Never Do SEO For An SEO

by on April 14, 2011 | posted in SEO Theory

Never do SEO for SEO-related terms. Never do PPC for PPC-related terms. Never cook for a cook. Never build a building for an architect. Never clean the teeth of a dentist. Never do web design for a web designer. Never clean a maid’s house. Never blog about blogging. Never X for X.

This is a rule you should stick to. This is a rule you should engrain to memory. Doing X for X is the worst thing you can do – there is much criticism, and the other person knows the exact value of your services, making for a corrosive work environment where standards are high, but pay is not. As it comes to doing SEO for SEO terms and PPC for PPC, it takes on a slightly different form, but the end message retains continuity. Profit is low. You compete against others that are likely refined at their craft, therefore burning down margins and making things extremely difficult for you to profit as you compete viciously against others who are likely experts in your given business expertise.

The biggest gain lies at the opposite end of the spectrum – where you do your job in a market that knows the least about it. Because knowledge of your expertise is so disconnected, the perceived value of your services is essentially unknown, and margins can potentially skyrocket. Similarly, good work is also hard to define, so complaints are less likely to occur. A spammy link might as well be a link from the homepage of Google for a dog walker in Podunk, Nebraska. Perfect code might as well be sloppy cut-and-paste in the face of a webmaster who has never seen a programming language in his life. A 50% clean set of teeth could be an immaculate wash for someone who doesn’t know the difference between a good cleaning and a bad one.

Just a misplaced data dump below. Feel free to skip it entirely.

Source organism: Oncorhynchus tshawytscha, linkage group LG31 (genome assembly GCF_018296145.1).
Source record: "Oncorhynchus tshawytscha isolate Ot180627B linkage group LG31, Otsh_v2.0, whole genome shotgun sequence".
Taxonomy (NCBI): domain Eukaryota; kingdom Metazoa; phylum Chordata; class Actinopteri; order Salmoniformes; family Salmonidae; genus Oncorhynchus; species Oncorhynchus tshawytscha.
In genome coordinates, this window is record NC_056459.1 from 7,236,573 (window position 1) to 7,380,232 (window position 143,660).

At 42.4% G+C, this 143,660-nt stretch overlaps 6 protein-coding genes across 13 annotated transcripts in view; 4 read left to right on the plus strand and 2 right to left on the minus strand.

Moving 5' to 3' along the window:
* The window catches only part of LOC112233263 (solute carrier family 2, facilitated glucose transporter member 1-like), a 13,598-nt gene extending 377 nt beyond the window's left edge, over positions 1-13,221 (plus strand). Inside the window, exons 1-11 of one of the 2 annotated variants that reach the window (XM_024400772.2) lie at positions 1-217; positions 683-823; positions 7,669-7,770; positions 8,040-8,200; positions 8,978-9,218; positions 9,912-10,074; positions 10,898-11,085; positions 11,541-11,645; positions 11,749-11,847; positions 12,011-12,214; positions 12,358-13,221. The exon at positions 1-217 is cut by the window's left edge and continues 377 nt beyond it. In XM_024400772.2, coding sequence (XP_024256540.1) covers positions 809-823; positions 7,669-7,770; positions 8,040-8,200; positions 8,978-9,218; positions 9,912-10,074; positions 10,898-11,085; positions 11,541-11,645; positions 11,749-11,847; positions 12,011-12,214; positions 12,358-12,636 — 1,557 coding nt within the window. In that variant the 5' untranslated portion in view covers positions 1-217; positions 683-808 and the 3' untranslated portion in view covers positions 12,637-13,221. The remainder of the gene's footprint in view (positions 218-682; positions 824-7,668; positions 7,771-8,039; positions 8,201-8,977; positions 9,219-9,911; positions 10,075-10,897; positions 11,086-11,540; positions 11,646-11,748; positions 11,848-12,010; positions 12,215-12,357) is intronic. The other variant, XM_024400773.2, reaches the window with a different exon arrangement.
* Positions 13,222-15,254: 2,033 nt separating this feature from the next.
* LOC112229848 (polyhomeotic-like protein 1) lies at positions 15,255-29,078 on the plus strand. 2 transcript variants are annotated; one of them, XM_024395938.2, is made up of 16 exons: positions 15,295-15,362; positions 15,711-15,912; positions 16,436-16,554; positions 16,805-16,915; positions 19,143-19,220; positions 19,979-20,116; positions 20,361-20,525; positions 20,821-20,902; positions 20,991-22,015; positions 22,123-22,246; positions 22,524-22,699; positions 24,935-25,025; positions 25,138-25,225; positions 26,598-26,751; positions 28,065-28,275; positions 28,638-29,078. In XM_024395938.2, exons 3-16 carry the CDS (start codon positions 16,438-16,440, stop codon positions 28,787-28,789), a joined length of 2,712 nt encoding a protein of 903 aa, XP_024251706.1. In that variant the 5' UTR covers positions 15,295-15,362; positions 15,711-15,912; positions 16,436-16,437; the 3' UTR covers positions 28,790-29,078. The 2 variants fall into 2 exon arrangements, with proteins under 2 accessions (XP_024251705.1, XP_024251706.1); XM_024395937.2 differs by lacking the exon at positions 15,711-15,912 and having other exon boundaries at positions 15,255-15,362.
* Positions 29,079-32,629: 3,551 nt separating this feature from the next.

This is the value of market research. We can use our skills to make money, but the biggest opportunity for us to use our skills to make a large profit are in the areas where we know absolutely nothing – because the people that know everything, there, also similarly know nothing about us.

Connecting those dots – and then taking advantage appropriately – is where the real opportunity lies.

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